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    1. Plantar fascitis? Heelus spurus? I first started getting that when bicycling back when I was young and free and living in Brooklyn. Then I started running a few years ago, and bam, it was ba-ack. There was that lovely time the doctor tried to give me a cortisone shot in my foot and I kicked the syringe across the room–sheer reflex. If you can avoid it, don’t allow anyone to put a needle in your foot.

      I just got over the cold from hell and now have to be back at work in 90 minutes. Happy New Year!

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      1. I’ve had plantar fascitis. This is less painful but much more persistent. It’s like a heel spur, but at the back of the heel instead of the bottom.

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    2. Ugh! MH, I sympathize. I just got over tendonitis in my left ankle and now have it in my right ankle. My left knee still hurts from compensating for the ankle when going down stairs. Getting older sucks.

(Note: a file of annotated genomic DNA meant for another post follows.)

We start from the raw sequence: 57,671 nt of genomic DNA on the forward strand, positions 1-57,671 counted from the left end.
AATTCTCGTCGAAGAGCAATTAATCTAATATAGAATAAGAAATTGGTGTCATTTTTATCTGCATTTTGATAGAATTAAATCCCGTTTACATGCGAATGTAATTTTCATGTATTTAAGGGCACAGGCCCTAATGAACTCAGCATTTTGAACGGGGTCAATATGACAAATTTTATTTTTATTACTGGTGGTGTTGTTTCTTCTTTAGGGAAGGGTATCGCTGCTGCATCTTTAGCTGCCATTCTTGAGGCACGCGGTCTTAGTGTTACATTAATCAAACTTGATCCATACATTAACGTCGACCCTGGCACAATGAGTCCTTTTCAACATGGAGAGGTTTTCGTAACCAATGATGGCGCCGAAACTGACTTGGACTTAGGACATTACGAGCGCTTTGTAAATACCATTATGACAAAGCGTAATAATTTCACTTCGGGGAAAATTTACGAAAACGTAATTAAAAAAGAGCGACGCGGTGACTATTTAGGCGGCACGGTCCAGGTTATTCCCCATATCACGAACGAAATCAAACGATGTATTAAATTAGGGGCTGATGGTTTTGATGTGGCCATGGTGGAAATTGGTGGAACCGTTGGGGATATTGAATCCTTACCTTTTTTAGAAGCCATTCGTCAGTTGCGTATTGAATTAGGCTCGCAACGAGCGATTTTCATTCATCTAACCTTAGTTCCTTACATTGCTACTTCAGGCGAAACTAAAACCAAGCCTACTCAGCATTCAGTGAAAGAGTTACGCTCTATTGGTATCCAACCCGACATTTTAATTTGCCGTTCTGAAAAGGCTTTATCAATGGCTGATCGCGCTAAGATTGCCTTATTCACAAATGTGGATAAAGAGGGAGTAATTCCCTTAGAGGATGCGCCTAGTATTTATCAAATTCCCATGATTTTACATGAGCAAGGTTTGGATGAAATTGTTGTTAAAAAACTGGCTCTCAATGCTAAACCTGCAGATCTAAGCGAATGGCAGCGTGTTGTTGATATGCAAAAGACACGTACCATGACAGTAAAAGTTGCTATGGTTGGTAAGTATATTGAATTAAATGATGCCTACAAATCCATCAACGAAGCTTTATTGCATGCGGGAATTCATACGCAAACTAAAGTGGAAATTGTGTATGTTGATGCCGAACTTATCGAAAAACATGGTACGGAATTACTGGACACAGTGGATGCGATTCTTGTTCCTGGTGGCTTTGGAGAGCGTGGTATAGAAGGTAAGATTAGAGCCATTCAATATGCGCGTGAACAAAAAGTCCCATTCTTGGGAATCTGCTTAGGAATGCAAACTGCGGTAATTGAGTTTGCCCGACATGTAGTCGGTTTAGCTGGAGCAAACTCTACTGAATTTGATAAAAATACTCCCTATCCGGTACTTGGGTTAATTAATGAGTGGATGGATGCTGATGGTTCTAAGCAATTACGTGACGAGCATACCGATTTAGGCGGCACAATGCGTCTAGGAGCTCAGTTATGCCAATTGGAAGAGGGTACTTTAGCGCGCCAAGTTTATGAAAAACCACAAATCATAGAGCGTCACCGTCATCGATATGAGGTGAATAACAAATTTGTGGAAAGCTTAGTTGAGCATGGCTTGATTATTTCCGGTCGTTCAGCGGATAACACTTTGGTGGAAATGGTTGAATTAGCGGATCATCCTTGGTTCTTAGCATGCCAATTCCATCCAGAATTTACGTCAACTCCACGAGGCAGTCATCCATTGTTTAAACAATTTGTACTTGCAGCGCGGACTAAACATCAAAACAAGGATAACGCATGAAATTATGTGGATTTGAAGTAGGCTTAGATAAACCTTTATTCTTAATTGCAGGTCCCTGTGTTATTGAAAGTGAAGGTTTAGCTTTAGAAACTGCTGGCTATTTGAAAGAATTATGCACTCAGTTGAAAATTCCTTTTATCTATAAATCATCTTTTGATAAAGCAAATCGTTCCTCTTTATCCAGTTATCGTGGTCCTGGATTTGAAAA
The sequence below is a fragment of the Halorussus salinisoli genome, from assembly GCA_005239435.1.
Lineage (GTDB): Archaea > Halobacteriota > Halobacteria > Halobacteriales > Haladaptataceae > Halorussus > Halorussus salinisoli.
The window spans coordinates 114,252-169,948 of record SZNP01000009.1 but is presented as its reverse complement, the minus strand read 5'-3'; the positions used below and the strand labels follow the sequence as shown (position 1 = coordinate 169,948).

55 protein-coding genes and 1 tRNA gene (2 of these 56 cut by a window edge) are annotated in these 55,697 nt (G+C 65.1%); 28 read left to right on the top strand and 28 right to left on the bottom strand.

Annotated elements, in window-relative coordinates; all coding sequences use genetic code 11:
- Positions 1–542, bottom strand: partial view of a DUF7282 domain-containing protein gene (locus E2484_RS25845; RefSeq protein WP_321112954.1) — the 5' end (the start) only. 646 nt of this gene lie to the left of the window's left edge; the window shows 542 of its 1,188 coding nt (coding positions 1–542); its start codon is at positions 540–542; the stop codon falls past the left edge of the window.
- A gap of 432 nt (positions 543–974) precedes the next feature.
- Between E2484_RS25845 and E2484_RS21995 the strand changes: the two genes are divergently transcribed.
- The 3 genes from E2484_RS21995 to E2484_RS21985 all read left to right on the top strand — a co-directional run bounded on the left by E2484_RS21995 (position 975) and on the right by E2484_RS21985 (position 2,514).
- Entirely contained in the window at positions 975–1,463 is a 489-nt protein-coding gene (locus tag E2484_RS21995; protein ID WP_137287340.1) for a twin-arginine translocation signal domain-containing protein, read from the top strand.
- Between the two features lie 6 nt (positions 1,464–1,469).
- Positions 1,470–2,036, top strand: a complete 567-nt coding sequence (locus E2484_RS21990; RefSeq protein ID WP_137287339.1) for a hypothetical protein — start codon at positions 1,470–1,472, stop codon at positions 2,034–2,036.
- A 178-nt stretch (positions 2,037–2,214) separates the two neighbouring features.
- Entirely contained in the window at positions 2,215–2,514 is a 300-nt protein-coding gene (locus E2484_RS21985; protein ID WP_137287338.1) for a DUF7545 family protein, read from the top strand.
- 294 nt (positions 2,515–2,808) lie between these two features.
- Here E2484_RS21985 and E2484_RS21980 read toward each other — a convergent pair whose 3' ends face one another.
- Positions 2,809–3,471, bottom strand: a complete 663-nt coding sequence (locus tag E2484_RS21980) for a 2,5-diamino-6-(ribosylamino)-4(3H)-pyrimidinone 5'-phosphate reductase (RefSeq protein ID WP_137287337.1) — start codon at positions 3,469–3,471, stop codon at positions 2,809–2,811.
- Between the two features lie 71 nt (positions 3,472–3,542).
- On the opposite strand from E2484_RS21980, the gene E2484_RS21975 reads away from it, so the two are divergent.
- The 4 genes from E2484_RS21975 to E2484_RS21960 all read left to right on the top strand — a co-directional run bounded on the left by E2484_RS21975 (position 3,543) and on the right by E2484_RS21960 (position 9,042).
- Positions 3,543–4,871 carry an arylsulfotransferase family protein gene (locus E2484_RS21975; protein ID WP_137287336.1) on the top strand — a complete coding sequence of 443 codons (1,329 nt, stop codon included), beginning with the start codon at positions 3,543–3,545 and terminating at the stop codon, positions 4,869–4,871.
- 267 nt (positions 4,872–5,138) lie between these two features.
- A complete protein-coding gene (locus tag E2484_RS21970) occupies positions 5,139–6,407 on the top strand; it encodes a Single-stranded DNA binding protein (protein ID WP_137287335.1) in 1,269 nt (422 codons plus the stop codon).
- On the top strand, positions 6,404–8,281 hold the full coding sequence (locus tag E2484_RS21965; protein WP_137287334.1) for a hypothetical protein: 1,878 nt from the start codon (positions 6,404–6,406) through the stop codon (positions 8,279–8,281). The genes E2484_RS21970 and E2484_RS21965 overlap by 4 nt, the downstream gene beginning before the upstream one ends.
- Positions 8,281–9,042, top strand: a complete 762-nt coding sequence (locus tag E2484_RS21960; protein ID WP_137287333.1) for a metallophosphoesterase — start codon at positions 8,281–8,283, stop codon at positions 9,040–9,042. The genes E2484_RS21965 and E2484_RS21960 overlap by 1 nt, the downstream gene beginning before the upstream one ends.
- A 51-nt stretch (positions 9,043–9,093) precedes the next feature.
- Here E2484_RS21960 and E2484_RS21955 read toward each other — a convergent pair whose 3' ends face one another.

This year my resolution is to eat out more. Last year it was to go to more concerts.

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      1. bj?

        It was the pain in other joints that finally got me to seek medical care. I was feeling it in my hips. I should probably have stretched more and not run the second half marathon.

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      2. I have never been a runner, but also have knee and ankle pain. I might ask about it someday at the doctor, and probably shouldn’t just assume that I’m old and nothing will ever get better.